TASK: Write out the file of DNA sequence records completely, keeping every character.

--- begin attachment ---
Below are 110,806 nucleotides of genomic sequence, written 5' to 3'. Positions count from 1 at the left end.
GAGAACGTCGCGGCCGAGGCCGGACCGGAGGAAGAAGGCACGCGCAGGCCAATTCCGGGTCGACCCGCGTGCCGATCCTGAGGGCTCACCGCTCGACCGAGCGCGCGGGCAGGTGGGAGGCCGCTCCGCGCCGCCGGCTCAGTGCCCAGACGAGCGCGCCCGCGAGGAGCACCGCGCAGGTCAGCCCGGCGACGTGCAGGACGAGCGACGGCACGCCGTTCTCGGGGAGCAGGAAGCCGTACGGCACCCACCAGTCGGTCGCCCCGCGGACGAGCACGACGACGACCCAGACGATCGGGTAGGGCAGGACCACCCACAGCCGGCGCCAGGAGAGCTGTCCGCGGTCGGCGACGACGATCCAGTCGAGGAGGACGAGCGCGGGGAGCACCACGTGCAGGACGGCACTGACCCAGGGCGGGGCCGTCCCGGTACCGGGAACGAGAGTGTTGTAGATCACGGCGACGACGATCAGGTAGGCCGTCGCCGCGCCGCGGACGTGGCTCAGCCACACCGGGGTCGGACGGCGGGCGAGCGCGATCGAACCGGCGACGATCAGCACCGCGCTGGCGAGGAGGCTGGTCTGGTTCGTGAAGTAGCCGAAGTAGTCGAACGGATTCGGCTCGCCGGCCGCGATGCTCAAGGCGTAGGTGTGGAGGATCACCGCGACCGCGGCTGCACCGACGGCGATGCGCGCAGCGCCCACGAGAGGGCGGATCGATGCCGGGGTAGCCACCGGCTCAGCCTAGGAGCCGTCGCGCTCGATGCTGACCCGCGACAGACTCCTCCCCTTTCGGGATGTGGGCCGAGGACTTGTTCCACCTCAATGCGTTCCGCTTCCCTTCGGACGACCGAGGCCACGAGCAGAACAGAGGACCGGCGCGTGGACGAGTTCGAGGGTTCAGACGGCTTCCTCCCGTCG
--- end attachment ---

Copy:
Below are 110,806 nucleotides of genomic sequence, written 5' to 3'. Positions count from 1 at the left end.
GAGAACGTCGCGGCCGAGGCCGGACCGGAGGAAGAAGGCACGCGCAGGCCAATTCCGGGTCGACCCGCGTGCCGATCCTGAGGGCTCACCGCTCGACCGAGCGCGCGGGCAGGTGGGAGGCCGCTCCGCGCCGCCGGCTCAGTGCCCAGACGAGCGCGCCCGCGAGGAGCACCGCGCAGGTCAGCCCGGCGACGTGCAGGACGAGCGACGGCACGCCGTTCTCGGGGAGCAGGAAGCCGTACGGCACCCACCAGTCGGTCGCCCCGCGGACGAGCACGACGACGACCCAGACGATCGGGTAGGGCAGGACCACCCACAGCCGGCGCCAGGAGAGCTGTCCGCGGTCGGCGACGACGATCCAGTCGAGGAGGACGAGCGCGGGGAGCACCACGTGCAGGACGGCACTGACCCAGGGCGGGGCCGTCCCGGTACCGGGAACGAGAGTGTTGTAGATCACGGCGACGACGATCAGGTAGGCCGTCGCCGCGCCGCGGACGTGGCTCAGCCACACCGGGGTCGGACGGCGGGCGAGCGCGATCGAACCGGCGACGATCAGCACCGCGCTGGCGAGGAGGCTGGTCTGGTTCGTGAAGTAGCCGAAGTAGTCGAACGGATTCGGCTCGCCGGCCGCGATGCTCAAGGCGTAGGTGTGGAGGATCACCGCGACCGCGGCTGCACCGACGGCGATGCGCGCAGCGCCCACGAGAGGGCGGATCGATGCCGGGGTAGCCACCGGCTCAGCCTAGGAGCCGTCGCGCTCGATGCTGACCCGCGACAGACTCCTCCCCTTTCGGGATGTGGGCCGAGGACTTGTTCCACCTCAATGCGTTCCGCTTCCCTTCGGACGACCGAGGCCACGAGCAGAACAGAGGACCGGCGCGTGGACGAGTTCGAGGGTTCAGACGGCTTCCTCCCGTCG